V. Section 36(b) of the Investment Company Act

  Count Three asserts direct claims under § 36(b) of the ICA. Defendants argue that because a private right of action under § 36(b) can only assert derivative claims, Count Three must be dismissed. Plaintiffs respond that direct claims are properly asserted under § 36(b). Because the Court concludes that shareholders do not have a primary or direct right of action under § 36(b) of the ICA, Count Three must be dismissed. Section 36(b) states in relevant part: "An action may be brought under this subsection . . . by a security holder of such registered investment company on behalf of such company. . . ." 15 U.S.C. § 80a-35(b) (emphasis added). In Daily Income Fund, Inc. v. Fox, 464 U.S. 523 (1984), the Supreme Court addressed the "on behalf of" language, stating unequivocally that § 36(b) confers only a derivative right:

[t]he "on behalf" language in § 36(b) indicates only that the right asserted by a shareholder suing under the statute is a "right of the corporation" — a proposition confirmed by other aspects of the action: The fiduciary duty imposed on advisors by § 36(b) is owed to the company itself as well as its shareholders and any recovery obtained in a § 36(b) action will go to the company rather than the plaintiff. See S. Rep. No. 91-184, p. 6 (1970); § 36(b)(3). In this respect, a § 36(b) action is undeniably "derivative" in the broad sense of the word.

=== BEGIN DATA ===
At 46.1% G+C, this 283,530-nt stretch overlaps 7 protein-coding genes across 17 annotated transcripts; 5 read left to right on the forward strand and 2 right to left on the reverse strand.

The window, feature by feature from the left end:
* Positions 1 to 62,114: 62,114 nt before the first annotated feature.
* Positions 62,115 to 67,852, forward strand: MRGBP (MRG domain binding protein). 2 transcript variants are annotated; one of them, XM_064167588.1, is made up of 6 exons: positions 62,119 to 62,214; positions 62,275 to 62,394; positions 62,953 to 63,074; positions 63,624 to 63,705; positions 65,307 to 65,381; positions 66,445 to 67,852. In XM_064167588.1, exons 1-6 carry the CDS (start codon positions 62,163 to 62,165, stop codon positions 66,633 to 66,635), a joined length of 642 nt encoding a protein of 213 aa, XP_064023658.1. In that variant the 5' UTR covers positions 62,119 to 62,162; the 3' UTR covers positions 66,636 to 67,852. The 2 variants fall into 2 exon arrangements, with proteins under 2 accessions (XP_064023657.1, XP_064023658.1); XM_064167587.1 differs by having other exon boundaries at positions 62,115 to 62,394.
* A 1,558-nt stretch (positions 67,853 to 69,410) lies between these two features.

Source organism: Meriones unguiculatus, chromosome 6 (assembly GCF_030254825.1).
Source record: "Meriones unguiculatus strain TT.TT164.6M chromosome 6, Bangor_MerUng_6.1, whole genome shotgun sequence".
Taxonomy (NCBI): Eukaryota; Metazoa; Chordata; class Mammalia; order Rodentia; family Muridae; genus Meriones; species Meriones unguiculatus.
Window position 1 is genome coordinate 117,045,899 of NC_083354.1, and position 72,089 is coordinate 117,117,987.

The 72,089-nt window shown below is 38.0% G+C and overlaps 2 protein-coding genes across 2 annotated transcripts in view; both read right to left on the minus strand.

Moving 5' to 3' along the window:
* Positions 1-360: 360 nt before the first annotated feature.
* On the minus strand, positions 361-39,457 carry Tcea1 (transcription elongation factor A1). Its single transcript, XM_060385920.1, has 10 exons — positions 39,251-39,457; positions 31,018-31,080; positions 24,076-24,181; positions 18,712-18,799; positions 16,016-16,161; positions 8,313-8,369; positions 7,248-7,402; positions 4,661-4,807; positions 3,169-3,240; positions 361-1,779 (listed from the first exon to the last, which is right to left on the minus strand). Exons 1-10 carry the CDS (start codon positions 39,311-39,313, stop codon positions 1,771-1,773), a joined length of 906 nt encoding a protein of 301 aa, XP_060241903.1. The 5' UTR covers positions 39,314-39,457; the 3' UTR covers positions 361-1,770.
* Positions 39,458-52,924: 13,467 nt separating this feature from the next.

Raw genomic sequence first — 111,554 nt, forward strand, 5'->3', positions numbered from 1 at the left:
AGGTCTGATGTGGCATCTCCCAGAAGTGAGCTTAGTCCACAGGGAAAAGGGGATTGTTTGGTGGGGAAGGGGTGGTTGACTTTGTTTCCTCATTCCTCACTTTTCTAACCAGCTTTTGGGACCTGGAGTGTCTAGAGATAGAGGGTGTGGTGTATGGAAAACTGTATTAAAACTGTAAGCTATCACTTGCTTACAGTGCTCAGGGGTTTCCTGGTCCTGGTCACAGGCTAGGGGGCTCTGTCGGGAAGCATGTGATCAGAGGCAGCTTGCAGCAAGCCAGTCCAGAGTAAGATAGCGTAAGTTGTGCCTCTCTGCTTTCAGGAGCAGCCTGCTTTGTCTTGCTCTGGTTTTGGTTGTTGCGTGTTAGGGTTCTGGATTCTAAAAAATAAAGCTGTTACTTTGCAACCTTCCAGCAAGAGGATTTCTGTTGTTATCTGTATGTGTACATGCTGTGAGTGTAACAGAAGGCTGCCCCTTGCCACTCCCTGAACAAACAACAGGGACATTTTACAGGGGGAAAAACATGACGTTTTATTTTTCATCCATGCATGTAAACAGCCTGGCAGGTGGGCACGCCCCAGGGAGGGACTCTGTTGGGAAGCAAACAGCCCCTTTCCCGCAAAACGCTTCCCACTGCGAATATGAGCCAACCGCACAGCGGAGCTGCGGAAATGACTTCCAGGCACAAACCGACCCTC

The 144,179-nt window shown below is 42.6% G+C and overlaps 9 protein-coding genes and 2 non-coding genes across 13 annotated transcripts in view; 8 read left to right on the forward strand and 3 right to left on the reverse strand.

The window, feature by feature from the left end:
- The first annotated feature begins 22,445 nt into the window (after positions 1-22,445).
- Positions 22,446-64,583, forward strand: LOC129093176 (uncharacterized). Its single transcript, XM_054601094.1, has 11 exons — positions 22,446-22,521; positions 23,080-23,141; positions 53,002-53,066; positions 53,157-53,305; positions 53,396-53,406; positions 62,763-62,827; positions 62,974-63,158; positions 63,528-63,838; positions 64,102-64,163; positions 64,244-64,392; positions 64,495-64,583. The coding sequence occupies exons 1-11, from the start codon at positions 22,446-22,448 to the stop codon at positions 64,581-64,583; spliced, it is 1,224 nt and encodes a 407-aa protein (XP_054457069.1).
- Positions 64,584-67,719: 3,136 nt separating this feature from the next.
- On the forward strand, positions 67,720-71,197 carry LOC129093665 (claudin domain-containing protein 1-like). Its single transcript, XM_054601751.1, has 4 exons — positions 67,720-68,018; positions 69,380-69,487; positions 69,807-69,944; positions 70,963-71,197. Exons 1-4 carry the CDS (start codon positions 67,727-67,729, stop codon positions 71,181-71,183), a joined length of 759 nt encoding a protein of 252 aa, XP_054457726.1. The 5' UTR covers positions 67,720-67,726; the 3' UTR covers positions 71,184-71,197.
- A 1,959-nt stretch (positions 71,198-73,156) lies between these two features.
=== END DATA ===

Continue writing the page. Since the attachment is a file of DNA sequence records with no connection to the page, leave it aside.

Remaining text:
464 U.S. at 535 n. 11. To the extent that Fox distinguished a derivative claim under § 36(b) from a typical derivative claim, the Court did so to explain why Fed.R.Civ.P. 23.1 is inapplicable to § 36(b) actions. Thus, given the plain language of § 36(b) and the Supreme Court's elucidation of that provision in Fox, only derivative claims may be maintained under § 36(b). Cf. Olmsted, 283 F.3d at 433 ("Congress explicitly provided in § 36(b) of the ICA for a private right of derivative action for investors in regulated investment companies alleging that investment advisors breached certain fiduciary duties.") (emphasis added).

  Plaintiffs argue that Fox stands for the proposition that "a plaintiff's right to sue under § 36(b) is primary because mutual funds themselves have no claim under § 36(b)." (Pls.' Opp'n Br. at 17). Plaintiffs, however, misconstrue Fox. Although shareholders do have a right to sue under § 36(b), and funds do not, that does not constrain or shed light on the nature of the claims that a shareholder may bring under § 36(b). As stated in Fox, a § 36(b) action is undeniably derivative.*fn12

  In sum, Count Three must be dismissed because § 36(b) does not provide for a direct private right of action.*fn13

  VI. Section 48 of the Investment Company Act

  Plaintiffs's Count Four alleges Franklin, as a control person, violated § 48 of the ICA. Section 48 is a secondary liability section, stating in relevant part: "It shall be unlawful for any person, directly or indirectly, to cause to be done any act or thing through or by means of any other person which it would be unlawful for such person to do under the provisions of this subchapter or any rule, regulation, or order thereunder." 15 U.S.C. § 80a-47(a). Thus, liability under § 48 is predicated upon a violation of another section of the ICA. Here, the bases for primary liability under the ICA, as determined by plaintiffs' Complaint, are alleged violations of §§ 34(b), 36(a) and 36(b). (See Compl. at ¶¶ 141-42). Because those claims have been dismissed, they cannot form the basis for liability under § 48. Without any basis for primary liability, at this time, Count Four must be dismissed.

  VII. Section 215 of the Investment Advisers Act